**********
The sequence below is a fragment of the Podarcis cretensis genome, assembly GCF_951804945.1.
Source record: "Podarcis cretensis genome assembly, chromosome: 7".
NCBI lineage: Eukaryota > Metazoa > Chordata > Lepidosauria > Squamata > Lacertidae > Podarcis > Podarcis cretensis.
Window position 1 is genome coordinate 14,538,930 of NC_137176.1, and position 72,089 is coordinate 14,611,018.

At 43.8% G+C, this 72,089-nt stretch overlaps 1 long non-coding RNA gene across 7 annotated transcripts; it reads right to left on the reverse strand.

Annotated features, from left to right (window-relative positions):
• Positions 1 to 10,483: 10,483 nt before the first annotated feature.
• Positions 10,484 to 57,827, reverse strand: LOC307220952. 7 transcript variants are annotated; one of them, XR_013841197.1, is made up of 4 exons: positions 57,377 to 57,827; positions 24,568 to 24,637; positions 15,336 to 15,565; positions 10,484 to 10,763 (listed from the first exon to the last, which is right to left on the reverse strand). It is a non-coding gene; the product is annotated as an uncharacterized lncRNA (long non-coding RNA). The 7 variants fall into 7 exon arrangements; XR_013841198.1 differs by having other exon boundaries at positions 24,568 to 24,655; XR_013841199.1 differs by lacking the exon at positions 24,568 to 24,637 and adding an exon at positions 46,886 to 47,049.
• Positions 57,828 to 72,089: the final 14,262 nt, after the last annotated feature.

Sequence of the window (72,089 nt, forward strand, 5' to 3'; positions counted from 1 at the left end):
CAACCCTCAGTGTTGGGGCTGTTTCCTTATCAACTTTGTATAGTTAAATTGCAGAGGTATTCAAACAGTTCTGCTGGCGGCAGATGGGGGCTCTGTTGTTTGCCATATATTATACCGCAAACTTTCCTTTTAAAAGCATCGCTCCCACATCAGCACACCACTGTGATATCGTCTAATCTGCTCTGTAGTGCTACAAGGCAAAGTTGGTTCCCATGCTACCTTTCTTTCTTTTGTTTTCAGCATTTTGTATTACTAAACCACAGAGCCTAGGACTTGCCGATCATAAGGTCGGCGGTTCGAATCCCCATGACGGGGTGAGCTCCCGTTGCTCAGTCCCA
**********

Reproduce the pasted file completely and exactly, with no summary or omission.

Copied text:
The sequence below is a fragment of the Podarcis cretensis genome, assembly GCF_951804945.1.
Source record: "Podarcis cretensis genome assembly, chromosome: 7".
NCBI lineage: Eukaryota > Metazoa > Chordata > Lepidosauria > Squamata > Lacertidae > Podarcis > Podarcis cretensis.
Window position 1 is genome coordinate 14,538,930 of NC_137176.1, and position 72,089 is coordinate 14,611,018.

At 43.8% G+C, this 72,089-nt stretch overlaps 1 long non-coding RNA gene across 7 annotated transcripts; it reads right to left on the reverse strand.

Annotated features, from left to right (window-relative positions):
• Positions 1 to 10,483: 10,483 nt before the first annotated feature.
• Positions 10,484 to 57,827, reverse strand: LOC307220952. 7 transcript variants are annotated; one of them, XR_013841197.1, is made up of 4 exons: positions 57,377 to 57,827; positions 24,568 to 24,637; positions 15,336 to 15,565; positions 10,484 to 10,763 (listed from the first exon to the last, which is right to left on the reverse strand). It is a non-coding gene; the product is annotated as an uncharacterized lncRNA (long non-coding RNA). The 7 variants fall into 7 exon arrangements; XR_013841198.1 differs by having other exon boundaries at positions 24,568 to 24,655; XR_013841199.1 differs by lacking the exon at positions 24,568 to 24,637 and adding an exon at positions 46,886 to 47,049.
• Positions 57,828 to 72,089: the final 14,262 nt, after the last annotated feature.

Sequence of the window (72,089 nt, forward strand, 5' to 3'; positions counted from 1 at the left end):
CAACCCTCAGTGTTGGGGCTGTTTCCTTATCAACTTTGTATAGTTAAATTGCAGAGGTATTCAAACAGTTCTGCTGGCGGCAGATGGGGGCTCTGTTGTTTGCCATATATTATACCGCAAACTTTCCTTTTAAAAGCATCGCTCCCACATCAGCACACCACTGTGATATCGTCTAATCTGCTCTGTAGTGCTACAAGGCAAAGTTGGTTCCCATGCTACCTTTCTTTCTTTTGTTTTCAGCATTTTGTATTACTAAACCACAGAGCCTAGGACTTGCCGATCATAAGGTCGGCGGTTCGAATCCCCATGACGGGGTGAGCTCCCGTTGCTCAGTCCCA